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Consumer Reports calls on Florida to strengthen newly passed privacy legislation

TALLAHASSEE, FL Consumer Reports urges Florida lawmakers to strengthen S.B. 262, a weak consumer data privacy bill that passed the Florida General Assembly despite objections from consumer advocates. 

The bill includes some basic consumer rights, such as the right to know the information companies have collected about them, the right to correct and delete certain information, and the right to limit some data disclosures. However, due to its applicability to only the very largest tech companies and other significant loopholes, it would leave Florida consumers’ personal information unprotected in a wide variety of contexts. Notably, the bill’s consumer rights do not apply to pseudonymous information, such as most online cookies, rendering the right to opt-out of targeted advertising largely meaningless.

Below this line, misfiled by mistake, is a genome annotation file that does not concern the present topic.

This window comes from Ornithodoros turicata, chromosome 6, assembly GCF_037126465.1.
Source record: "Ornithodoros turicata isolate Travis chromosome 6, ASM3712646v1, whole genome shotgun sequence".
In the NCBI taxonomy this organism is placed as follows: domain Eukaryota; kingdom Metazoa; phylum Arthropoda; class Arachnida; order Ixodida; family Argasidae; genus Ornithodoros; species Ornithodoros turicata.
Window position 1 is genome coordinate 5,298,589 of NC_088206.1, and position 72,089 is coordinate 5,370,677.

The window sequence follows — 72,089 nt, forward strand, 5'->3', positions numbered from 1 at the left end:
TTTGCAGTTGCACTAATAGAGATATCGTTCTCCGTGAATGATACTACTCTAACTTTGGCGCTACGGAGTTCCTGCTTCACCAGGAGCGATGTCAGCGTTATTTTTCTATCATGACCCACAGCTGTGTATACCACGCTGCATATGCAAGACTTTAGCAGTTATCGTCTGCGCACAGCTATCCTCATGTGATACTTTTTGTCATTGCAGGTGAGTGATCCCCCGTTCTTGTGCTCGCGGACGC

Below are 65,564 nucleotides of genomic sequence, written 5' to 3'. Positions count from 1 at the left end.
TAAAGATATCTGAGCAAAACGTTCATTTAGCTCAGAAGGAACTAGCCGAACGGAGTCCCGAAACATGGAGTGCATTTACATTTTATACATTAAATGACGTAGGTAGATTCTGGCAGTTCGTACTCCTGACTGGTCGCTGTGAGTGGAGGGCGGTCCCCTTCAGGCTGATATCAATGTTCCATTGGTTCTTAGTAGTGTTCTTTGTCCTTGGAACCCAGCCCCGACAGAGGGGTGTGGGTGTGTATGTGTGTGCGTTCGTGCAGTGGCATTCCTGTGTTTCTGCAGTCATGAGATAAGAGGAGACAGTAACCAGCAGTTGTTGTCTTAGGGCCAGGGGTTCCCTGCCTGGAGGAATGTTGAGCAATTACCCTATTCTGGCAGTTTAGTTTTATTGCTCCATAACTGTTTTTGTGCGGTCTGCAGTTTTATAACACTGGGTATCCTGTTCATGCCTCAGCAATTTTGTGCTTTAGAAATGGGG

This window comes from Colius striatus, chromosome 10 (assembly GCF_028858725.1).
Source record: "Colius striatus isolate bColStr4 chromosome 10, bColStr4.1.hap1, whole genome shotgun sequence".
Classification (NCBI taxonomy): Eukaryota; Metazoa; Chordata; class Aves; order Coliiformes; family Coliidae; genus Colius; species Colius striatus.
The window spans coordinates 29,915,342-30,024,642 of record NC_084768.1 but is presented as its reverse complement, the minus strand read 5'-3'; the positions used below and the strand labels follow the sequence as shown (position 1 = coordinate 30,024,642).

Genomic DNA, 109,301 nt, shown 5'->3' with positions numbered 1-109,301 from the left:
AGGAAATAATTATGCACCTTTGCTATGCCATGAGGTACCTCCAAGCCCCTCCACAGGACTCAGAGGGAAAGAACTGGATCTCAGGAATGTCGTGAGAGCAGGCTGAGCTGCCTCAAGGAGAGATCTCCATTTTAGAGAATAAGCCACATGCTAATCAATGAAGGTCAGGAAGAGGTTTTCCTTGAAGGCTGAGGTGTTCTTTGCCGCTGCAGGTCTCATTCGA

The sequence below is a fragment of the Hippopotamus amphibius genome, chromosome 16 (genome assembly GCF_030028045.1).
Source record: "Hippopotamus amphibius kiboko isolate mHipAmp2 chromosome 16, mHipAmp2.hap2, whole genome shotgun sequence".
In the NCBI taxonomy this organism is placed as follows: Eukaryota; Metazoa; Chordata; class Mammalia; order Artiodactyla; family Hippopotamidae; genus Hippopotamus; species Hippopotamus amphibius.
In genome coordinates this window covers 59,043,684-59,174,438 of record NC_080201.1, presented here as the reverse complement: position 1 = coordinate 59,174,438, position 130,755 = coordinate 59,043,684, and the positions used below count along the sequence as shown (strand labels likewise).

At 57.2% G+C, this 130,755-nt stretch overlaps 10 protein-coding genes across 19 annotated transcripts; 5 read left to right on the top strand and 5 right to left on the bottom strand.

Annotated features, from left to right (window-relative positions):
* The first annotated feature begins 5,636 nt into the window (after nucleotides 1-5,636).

“S.B. 262 falls far short of offering the comprehensive privacy protections that Florida consumers deserve,”said Matt Schwartz, policy analyst at Consumer Reports. “This legislation’s narrow applicability means that most products and services consumers encounter online, including the vast majority of apps, will not need to follow these new privacy standards. Ad-tech companies will still be able to track users around the internet without their consent. There is a lot of work remaining to ensure the privacy of Florida consumers is truly protected.”

If Governor DeSantis signs S.B. 262 into law, Florida will become the latest state to enact a comprehensive privacy law, joining the ranks of California, Utah, Virginia, Colorado, Connecticut, Iowa, Indiana, Montana, and Tennessee.